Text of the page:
Firstly, we found Westall’s cove without too much difficulty, well, that is we found the cove but could not be certain it was the one until we had searched the entire inlet to rule out anywhere else. As usual, Westall had used a certain amount of license, adding hills that weren’t there etc., however the unmistakable landmarks, a tree with three trunks and a rock face were still there as was the unmistakable curvature of the cove and the slope of the beach. I took photos from the same angle and position he obviously stood to get his perspective, and comparing them on board later, it was unmistakeable. Subsequently, one of the voyage crew produced a painting to complete the circle.

We then ran deeper into the lagoon to the islands, where, although their numbers were much depleted from Flinders descriptions, many pelicans were still in residence. Nothing appears to have changed within the lagoon itself, and although there are now a small handful of homes along part of the shoreline, the islands are as they have always been. Their golden age may well be past, but the presence of mankind does not appear to infringe on their habitat.

Weighing anchor we slid back out to sea on that night’s high tide, with a sense of total satisfaction, bound for Portland in Victoria via Victor Harbour, Encounter Bay and Beachport. Our first port of call was Victor Harbour, an historic grain port, and now, a holiday destination for the folks of Adelaide. The Harbour itself lies behind a large breakwater, has plenty of water depth but no wharf. The local Tourism people and the local council has combined with the Granite Island Nature Reserve people to stir up local interest, take bookings for ship inspections and the day sail, and ferry the populace out to us. This added to the adventure for everyone, although I was amazed at some people younger than myself who had great difficulty boarding us from the other vessel. We had an extremely good sail with the ship being full. After the sail, some of our crew went ashore to explore the historic township. Weighing anchor we headed out to sea and sailed across Encounter Bay to the precise spot where Flinders and Baudin had their historic encounter. We stopped the ship once there and spent a little time reflecting on the feelings that must have been welling up in both of them. To be so far from home, thinking they were each on their own, and then to unexpectedly come across each other must have been quite a shock. Yet, neither realised how close they were to the mouth of the mighty Murray River and that great inland waterway.

We sailed on from there, heading for the small township of Beachport. The kind people of Beachport had, some months before, invited us all to a Bar-B-Que and reception and we were determined not to disappoint them. We had a good sail overnight with an expected arrival time of 0800 the next day. The next morning, however, saw us right in the middle of the thickest sea fog I have seen in years. We were forced to heave to and wait for a couple of hours until the fog lifted or thinned. Finally under way, we crept gingerly towards the port. The word port is almost a euphanism as the port consists of a wharf jutting straight out into a tiny curve in the coast. Suddenly, out of the fog loomed the end of the wharf and a few ghostly shapes of fishing boats moored off. The fog seemed to part for us as we turned to come alongside. What we weren’t prepared for was the enormous surge, far worse than experienced later at Grassy on King Island. We suffered the surge for a while in order to allow some of the locals to have a look over the ship. It wasn’t too long however, before the decision was made to leave the wharf and anchor off. The township was very historic and very interesting, and the hospitality at the Bar-B-Que was well worth the stop over. The weather went nasty that night, keeping us on the anchor at Beachport for a further 2 days, although being too rough to launch the Zodiac and let anyone ashore. Finally the wind abated and were able to get under way once more.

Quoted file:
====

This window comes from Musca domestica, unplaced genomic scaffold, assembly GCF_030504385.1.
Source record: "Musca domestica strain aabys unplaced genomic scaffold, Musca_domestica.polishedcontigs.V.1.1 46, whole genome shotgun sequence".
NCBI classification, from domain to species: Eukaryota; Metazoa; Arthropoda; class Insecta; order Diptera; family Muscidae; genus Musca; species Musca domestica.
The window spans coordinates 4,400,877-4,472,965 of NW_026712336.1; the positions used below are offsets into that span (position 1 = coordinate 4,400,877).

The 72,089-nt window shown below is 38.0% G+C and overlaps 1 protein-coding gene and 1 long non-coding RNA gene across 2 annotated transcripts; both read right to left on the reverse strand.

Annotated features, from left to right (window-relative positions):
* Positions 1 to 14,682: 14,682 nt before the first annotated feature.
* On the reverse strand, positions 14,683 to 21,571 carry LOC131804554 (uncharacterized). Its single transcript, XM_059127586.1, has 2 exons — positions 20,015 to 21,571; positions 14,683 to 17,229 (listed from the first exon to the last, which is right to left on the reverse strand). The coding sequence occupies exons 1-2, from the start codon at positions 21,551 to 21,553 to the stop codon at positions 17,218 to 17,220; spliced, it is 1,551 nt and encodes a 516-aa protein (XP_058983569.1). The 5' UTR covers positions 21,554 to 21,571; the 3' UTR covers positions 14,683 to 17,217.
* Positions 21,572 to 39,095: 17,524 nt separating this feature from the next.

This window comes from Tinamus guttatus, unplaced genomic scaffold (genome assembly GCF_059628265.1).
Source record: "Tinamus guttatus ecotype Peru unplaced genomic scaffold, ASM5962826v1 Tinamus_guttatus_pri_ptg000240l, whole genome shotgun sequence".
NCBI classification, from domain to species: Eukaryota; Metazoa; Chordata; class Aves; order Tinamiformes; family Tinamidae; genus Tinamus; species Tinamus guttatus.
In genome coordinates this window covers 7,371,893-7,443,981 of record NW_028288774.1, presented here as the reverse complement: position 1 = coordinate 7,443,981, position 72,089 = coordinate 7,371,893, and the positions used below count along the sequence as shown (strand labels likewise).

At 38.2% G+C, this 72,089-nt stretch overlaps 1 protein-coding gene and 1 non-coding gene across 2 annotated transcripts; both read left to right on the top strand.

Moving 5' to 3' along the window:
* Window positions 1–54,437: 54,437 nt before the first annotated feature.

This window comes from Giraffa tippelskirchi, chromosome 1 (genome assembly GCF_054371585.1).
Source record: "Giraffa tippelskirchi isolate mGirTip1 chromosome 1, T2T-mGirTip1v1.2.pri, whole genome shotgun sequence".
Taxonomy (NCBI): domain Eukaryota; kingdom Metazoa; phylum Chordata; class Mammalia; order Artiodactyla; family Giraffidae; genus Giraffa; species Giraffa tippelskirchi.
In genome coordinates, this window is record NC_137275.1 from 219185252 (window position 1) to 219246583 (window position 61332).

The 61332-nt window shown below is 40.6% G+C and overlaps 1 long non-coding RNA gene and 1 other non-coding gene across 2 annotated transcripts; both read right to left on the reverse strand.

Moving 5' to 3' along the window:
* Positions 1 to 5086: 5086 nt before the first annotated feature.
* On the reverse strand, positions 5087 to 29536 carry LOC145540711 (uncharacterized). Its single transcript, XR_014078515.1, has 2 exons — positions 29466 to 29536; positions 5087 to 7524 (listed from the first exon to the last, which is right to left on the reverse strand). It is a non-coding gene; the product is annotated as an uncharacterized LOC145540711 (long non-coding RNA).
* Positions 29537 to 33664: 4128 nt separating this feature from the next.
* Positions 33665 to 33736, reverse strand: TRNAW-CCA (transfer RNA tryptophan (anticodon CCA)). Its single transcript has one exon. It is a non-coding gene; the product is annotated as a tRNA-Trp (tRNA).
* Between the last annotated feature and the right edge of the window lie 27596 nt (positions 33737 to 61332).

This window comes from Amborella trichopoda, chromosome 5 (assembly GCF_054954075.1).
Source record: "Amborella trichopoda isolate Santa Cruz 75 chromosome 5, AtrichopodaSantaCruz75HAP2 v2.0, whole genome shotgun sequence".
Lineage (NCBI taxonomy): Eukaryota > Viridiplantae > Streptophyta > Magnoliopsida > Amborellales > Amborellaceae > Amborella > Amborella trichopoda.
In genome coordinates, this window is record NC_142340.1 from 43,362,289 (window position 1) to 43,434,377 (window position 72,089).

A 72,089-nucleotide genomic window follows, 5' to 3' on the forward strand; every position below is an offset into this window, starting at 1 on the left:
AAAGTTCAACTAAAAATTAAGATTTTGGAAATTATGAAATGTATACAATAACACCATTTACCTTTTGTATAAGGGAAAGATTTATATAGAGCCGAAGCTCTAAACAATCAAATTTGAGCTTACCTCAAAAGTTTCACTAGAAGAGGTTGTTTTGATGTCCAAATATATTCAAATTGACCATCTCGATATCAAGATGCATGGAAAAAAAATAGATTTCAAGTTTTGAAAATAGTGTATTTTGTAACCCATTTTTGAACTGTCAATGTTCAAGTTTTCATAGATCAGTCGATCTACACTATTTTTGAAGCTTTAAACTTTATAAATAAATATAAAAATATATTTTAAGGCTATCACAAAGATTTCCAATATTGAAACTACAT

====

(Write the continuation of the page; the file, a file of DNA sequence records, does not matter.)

It was an uneventful sail to Portland, smooth seas and a favourable wind. The only drama occurred 2 days out of Portland when it appeared we might not have a berth due to the unforeseen number of fishing vessels already berthed there. In due course and after much discussion via the Satphone with the harbourmaster and various fishermen, a berth was found and all was well. We were met in Portland with the usual amount of local enthusiasm. The only thing wrong was the bitter cold which had slowly been catching up with us as we moved along the coast and deeper into winter. The night of our reception, it was so cold we were forced to hold the reception below in our saloon. 35 guests and the crew was quite a feat and reminiscent of the Cocktail party I once attended in an Oberon class submarine. The star of the night was Trim, who, obviously feeling sorry for the local field mice, brought one on board and down to the saloon where it was by this time, quite warm, and promptly let it go, to the consternation of all. Needless to say, there was work to be done later that night! With regard to the cold, the next day I went into town and bought my first ever pair of Ugg Boots. From that point on, life looked up. Soon enough it was time to set sail for Melbourne, however, first there was a call to Warnambool.